The news cycle is fast and furious—which is why we shifted through the recent noise and found a few articles we believe matter. These thoughts and ideas made us pause, think and, most importantly, consider what is happening in the world. We hope they do the same for you.
The illumination of Hannah Arendt: “Arendt’s lifelong project was to honestly confront and comprehend the darkness of our times, without losing sight of the possibility of transcendence, and illumination. It should be our project, too.” (The New York Times)
A reckoning: What kind of country are we?: “Trump is angrily sawing away at the global structures the U.S. spent decades building after prevailing in that conflict, which left America not only as the globe’s only intact major economic power, but also holding the moral high ground.” (TIME)
On immigrants, a theory of animals: “We are your neighbors, your friends, significant others, teachers, students, co-workers, employees and people you have no relationship to but whose absence you would feel, whose missing passion, love, and work ethic would starve the world’s most famous democracy.” (Jezebel)
Mixed Emotions: Kay Brown on Finding Her Place as a Multi-Racial Millennial
“I think I would be considered somewhat of a white passing standard, but it diminishes the fact that I am still half black”
Single Women & Their Spaces: Freelance Creative Vanessa Labi's Northern California Home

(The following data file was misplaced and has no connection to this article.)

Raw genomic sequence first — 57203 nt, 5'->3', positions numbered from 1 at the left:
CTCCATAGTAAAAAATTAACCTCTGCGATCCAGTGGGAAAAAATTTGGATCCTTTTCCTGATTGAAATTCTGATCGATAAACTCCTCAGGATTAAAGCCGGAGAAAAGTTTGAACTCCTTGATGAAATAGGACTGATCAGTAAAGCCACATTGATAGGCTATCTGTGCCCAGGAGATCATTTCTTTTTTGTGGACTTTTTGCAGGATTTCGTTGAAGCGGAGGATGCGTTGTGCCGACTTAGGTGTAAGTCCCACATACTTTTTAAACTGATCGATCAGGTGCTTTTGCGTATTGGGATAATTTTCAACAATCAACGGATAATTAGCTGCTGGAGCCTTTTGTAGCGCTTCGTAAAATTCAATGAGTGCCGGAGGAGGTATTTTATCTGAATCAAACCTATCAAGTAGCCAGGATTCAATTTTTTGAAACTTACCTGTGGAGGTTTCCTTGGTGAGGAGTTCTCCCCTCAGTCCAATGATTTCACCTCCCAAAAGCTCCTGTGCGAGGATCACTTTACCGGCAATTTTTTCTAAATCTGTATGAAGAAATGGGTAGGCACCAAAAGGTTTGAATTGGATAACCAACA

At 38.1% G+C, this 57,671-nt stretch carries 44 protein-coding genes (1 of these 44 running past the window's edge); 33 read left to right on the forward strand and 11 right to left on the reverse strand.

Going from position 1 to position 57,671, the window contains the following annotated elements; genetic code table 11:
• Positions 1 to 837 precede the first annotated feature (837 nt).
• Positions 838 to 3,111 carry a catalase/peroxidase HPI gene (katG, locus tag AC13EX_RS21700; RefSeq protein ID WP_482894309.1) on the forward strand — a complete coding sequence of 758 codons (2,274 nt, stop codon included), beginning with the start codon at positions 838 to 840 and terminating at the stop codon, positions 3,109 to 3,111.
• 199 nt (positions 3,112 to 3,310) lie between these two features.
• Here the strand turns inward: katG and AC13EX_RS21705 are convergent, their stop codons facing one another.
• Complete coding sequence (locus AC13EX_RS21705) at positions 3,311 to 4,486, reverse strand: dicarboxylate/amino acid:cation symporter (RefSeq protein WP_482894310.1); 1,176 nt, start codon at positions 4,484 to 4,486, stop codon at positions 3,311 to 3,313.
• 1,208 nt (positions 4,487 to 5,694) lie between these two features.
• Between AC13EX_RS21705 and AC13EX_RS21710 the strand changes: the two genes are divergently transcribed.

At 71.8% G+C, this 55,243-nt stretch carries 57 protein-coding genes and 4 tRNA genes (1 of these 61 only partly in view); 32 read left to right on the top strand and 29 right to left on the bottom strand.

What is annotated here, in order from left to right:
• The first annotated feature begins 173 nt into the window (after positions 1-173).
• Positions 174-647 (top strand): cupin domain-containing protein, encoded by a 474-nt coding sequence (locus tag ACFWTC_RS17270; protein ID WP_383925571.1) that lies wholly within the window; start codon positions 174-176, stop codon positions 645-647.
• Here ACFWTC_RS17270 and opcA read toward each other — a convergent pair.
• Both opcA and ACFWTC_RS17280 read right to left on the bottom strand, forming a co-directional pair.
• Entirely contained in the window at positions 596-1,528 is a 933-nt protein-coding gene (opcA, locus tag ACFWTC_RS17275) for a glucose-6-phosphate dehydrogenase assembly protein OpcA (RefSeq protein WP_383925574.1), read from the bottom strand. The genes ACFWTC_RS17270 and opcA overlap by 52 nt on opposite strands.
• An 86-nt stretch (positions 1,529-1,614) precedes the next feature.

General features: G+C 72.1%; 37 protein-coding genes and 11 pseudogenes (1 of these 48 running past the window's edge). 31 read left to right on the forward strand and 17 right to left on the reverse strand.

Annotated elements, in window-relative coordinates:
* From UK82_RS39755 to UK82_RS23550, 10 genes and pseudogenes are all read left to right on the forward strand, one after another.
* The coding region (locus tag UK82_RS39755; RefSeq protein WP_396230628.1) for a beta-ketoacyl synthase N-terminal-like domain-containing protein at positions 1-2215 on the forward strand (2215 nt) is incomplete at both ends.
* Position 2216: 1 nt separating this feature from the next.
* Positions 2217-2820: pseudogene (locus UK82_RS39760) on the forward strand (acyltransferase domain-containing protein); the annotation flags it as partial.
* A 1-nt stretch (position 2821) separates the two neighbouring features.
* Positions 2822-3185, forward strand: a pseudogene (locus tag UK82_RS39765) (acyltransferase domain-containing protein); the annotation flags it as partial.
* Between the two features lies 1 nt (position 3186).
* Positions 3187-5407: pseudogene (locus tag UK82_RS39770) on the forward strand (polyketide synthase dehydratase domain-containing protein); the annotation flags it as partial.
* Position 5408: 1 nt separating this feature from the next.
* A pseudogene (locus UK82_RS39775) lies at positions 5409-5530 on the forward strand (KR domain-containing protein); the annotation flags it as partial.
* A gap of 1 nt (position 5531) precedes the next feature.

"There’s such a joy and peace to having your own space. It’s really special when fostering creative pursuits, and I think that’s why I’ve hung onto it."
Raising Kids Who Are Actively Anti-Racist: Tabitha St. Bernard-Jacobs and Adam St. Bernard Jacobs Are Teaching Us How
"We’re both intentional about centering our parenting around justice and creativity and are also big believers in always being a work in progress."
Who is Dolly Gee, the judge deciding the fate of Trump’s Executive Order?: “If there is one through line to her career, as a lawyer in private practice and then a judge, it is as an advocate for the underdog — immigrants, minorities and the working class.” (The New York Times)
How to talk to your kids about the border crisis: “Media coverage, from nightly news to Facebook fundraisers, has exposed our kids to the horrific situation, and while it’s important for families to understand the actions of its government, kids—on both sides of the border—need care and attention during difficult times.” (Mother Mag)